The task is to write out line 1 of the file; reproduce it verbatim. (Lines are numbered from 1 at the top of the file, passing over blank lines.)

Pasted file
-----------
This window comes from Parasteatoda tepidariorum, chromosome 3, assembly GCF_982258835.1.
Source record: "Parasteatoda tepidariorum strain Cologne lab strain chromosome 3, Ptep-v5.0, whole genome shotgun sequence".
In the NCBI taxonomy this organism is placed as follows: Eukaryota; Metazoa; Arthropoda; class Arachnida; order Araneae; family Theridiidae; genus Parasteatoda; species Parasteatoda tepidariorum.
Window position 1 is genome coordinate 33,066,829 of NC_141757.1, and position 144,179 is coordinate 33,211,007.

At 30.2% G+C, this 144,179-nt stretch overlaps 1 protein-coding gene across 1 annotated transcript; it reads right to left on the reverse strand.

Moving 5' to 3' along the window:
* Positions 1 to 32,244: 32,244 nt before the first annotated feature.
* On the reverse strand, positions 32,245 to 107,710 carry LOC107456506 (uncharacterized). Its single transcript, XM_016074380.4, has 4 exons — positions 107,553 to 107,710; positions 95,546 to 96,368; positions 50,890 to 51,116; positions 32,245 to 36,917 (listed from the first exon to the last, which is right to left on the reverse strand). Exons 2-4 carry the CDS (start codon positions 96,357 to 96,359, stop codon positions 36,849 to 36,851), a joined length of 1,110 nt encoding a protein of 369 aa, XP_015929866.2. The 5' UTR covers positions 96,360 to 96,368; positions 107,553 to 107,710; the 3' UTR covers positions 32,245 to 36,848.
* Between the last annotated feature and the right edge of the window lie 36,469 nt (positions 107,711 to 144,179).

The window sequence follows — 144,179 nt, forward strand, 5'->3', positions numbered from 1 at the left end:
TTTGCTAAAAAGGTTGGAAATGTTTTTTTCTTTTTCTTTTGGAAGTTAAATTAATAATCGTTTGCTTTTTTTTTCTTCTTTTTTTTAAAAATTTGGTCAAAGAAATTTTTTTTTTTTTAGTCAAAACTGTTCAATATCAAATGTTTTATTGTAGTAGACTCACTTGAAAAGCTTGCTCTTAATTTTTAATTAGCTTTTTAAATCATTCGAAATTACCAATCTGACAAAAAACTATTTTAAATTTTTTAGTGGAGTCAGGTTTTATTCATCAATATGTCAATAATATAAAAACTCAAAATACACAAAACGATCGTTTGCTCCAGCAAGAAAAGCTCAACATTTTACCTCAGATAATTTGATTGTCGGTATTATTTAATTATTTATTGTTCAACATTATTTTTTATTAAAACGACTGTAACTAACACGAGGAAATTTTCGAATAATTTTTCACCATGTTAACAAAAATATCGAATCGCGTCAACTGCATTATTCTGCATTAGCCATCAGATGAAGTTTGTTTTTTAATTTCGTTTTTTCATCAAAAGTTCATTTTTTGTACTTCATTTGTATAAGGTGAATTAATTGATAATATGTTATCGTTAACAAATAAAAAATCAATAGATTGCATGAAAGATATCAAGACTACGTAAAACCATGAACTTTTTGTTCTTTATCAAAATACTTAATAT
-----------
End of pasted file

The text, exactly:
This window comes from Parasteatoda tepidariorum, chromosome 3, assembly GCF_982258835.1.